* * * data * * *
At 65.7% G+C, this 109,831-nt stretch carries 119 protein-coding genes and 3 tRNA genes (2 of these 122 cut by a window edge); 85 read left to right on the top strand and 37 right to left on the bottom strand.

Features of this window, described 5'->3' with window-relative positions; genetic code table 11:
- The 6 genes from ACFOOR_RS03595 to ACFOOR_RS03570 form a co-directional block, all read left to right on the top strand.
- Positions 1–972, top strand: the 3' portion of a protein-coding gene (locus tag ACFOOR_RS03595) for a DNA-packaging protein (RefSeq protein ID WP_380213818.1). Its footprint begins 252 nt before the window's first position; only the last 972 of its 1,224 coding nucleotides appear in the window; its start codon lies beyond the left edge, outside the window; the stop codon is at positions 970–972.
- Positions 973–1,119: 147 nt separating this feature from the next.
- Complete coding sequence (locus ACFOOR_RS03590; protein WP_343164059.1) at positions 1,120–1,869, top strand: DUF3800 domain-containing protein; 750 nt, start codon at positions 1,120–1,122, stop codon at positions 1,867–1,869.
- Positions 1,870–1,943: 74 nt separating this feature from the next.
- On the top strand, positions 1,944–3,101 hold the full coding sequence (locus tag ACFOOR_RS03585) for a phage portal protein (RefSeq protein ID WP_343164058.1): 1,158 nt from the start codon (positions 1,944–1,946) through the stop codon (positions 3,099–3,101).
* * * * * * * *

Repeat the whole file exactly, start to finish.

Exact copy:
At 65.7% G+C, this 109,831-nt stretch carries 119 protein-coding genes and 3 tRNA genes (2 of these 122 cut by a window edge); 85 read left to right on the top strand and 37 right to left on the bottom strand.

Features of this window, described 5'->3' with window-relative positions; genetic code table 11:
- The 6 genes from ACFOOR_RS03595 to ACFOOR_RS03570 form a co-directional block, all read left to right on the top strand.
- Positions 1–972, top strand: the 3' portion of a protein-coding gene (locus tag ACFOOR_RS03595) for a DNA-packaging protein (RefSeq protein ID WP_380213818.1). Its footprint begins 252 nt before the window's first position; only the last 972 of its 1,224 coding nucleotides appear in the window; its start codon lies beyond the left edge, outside the window; the stop codon is at positions 970–972.
- Positions 973–1,119: 147 nt separating this feature from the next.
- Complete coding sequence (locus ACFOOR_RS03590; protein WP_343164059.1) at positions 1,120–1,869, top strand: DUF3800 domain-containing protein; 750 nt, start codon at positions 1,120–1,122, stop codon at positions 1,867–1,869.
- Positions 1,870–1,943: 74 nt separating this feature from the next.
- On the top strand, positions 1,944–3,101 hold the full coding sequence (locus tag ACFOOR_RS03585) for a phage portal protein (RefSeq protein ID WP_343164058.1): 1,158 nt from the start codon (positions 1,944–1,946) through the stop codon (positions 3,099–3,101).